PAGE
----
To view projects and packages deployed in this manner, launch SQL Server 2012 Management Studio, connect to the target Database Engine instance, and navigate to the Integration Services Catalogs folder appearing in the Object Explorer window. You will find there the default catalog labeled SSISDB with its content organized in a semi-customizable hierarchy. Names of its top level folders are assigned arbitrarily during project deployment. Each of them contains a subfolder named Projects, hosting deployed projects, which in turn stores individual packages within the subfolder named Packages. Effectively, if you deploy the project, Project1, with a single package Package1.dtsx and decide to save them within the Folder1 folder, the full path within Integration Services Catalog becomes \SSISDB\Folder1\Projects\Project1\Packages\Package1.dtsx. However, when executing such packages with the ISServer switch (intended for packages deployed to the Integration Services Catalog), you need to exclude the predefined containers (i.e. Packages and Projects), which yields the following syntax; (keep in mind that this method supports only Windows integrated authentication).

dtexec /ISServer "\SSISDB\Folder1\Project1\Package1.dtsx"

The /Server switch allows you to specify name of the target SQL Server instance to which the project and its packages have been deployed (this is required when invoking the execution from a remote computer or using a non-default instance). The /Parameter switch can be used to assign values to parameters of projects and packages, server-level options (identifiable by the $Project::, $Package::, and $ServerOption:: prefixes, respectively), as well as connection managers (denoted by the CM. prefix). In each of these cases, an actual value is appended at the end of the string, separated by the semicolon. For example, in order to set the project-level parameter named Parameter1 to the value Value1 in our sample package, you would execute the following (obviously, if needed, the /Parameter switch can be used multiple times within the same command line to assign values to any additional parameters):

dtexec /ISServer
"\SSISDB\Folder1\Project1\Package1.dtsx" /Parameter

You also have the ability to take advantage of environments, introduced in SQL Server 2012 Integration Services, which are intended to serve as the replacement for package configurations in the context of the Project Deployment Model. In the most basic terms, they can be described as collections of arbitrarily defined variables mapped to parameters of packages and projects stored in SSISDB catalog. When executing packages via dtexec, you can reference arbitrary environments by applying the /EnvReference (or simply /Env) switch, followed by the environment identifier. (You can determine their values by reviewing content of the Environments subfolders within the SSISDB folder hierarchy of Object Explorer in SQL Server 2012 Management Studio).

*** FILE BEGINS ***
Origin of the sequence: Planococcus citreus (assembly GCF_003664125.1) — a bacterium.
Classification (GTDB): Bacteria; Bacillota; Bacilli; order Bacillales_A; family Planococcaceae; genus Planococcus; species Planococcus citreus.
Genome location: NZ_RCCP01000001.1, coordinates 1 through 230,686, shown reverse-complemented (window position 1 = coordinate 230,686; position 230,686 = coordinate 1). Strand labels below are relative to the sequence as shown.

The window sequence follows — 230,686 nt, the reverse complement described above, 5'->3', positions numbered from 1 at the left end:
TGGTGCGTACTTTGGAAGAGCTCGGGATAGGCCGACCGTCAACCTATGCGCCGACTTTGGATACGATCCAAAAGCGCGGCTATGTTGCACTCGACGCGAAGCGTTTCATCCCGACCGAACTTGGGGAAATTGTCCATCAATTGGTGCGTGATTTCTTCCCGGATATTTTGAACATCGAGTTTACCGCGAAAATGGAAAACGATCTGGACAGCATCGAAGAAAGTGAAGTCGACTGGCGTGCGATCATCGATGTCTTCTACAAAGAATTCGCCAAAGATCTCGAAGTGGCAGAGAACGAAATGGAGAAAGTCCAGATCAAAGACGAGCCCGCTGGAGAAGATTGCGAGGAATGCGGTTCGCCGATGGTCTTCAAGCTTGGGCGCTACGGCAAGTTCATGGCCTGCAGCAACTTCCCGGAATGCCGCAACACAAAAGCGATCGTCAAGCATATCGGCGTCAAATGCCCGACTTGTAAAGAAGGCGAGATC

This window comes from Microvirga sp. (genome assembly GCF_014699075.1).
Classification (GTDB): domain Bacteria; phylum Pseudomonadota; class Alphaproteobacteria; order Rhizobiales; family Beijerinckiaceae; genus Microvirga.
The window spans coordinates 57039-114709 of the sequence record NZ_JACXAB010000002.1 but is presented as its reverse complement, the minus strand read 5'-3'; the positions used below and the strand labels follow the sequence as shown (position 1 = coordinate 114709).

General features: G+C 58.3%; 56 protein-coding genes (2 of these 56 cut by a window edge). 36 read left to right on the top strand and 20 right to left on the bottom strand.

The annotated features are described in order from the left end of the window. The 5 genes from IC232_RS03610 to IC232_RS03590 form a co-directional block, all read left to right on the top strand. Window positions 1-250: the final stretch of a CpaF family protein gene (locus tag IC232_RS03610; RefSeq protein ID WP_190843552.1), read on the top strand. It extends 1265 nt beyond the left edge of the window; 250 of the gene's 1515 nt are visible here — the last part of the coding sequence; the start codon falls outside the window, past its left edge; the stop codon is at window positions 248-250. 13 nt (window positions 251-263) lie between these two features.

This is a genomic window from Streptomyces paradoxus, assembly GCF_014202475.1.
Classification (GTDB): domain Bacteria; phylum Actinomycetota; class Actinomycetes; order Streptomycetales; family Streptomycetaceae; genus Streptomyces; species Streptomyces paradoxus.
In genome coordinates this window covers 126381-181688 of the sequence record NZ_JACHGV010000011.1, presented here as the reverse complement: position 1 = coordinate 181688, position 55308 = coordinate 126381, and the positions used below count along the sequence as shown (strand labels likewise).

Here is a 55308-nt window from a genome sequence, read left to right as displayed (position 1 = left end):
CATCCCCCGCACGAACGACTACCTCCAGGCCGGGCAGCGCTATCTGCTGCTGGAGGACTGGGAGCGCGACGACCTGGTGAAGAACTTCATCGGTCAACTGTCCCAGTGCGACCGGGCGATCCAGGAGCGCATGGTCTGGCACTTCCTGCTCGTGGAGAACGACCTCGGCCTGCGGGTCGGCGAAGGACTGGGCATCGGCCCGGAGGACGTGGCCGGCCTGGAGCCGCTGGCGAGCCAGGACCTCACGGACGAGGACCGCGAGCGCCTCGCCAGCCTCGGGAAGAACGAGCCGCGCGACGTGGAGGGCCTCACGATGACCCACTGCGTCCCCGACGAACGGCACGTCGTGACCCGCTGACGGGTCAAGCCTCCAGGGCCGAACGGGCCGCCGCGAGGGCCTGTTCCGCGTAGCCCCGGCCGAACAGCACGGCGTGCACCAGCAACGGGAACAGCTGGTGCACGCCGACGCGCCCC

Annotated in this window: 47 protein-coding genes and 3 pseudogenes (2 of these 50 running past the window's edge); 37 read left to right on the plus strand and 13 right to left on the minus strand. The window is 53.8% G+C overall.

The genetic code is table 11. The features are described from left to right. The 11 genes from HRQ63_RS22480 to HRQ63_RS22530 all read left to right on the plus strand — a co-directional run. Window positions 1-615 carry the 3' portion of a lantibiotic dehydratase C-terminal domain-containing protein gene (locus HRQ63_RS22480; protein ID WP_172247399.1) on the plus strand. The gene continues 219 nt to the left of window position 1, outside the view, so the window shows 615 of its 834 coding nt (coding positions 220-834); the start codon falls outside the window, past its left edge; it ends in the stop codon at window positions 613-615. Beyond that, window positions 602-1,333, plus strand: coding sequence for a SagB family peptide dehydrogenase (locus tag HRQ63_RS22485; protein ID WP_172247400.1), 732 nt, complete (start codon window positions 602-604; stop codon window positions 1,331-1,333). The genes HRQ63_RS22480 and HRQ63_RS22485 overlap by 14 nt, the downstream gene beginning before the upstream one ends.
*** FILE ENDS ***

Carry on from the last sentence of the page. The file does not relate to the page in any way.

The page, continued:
The default output displayed in the Command Prompt window following execution of SSISDB resident packages includes only the started, finished, and elapsed times. Details of the execution can be examined by leveraging centralized logging implemented as part of the Integration Services Catalogs. More specifically, the context-sensitive menu of the package node within SSISDB folder hierarchy includes Reports entry, with Standard Reports and Custom Reports cascading menu options. The first of them offers a convenient way to obtain data about package invocations, including their overview, all of the auto-generated messages, as well as performance statistics.

Dtexec.exe also allows you to test execution of a package that is part of a project that has not been deployed yet (and, if needed, assign arbitrary package or project-level settings). This is accomplished by taking advantage of the /Project switch, which points to the location of the .ispac file. When employing this option, you need to specify the package name (in combination with the /Package switch). /Set switch (which we described in more detail in our previous article) allows you to assign values to both package and project level parameters (incidentally, /Set can also be used with /ISServer switch to configure property overrides). For example, in order to execute Package1.dtsx package included in our sample project stored in the D:\Data\SSIS\Projects\Project1\Project1.ispac file and assign Value1 to the project-level parameter named Parameter1, you would run the following:

dtexec /Project "D:\Data\SSIS\Projects\Project1\Project1.ispac"
/Package Package1.dtsx /Set \Package.Variables[$Project::Parameter1];Value1

There are several other features of dtexec.exe (such as, options facilitating validation, verification, or use of checkpoints) that warrant further coverage, which we intend to discuss in our future articles. However, the information presented so far should give you a better understanding of the versatility and power of this utility and encourage you to take advantage of its capabilities.

See all articles by Marcin Policht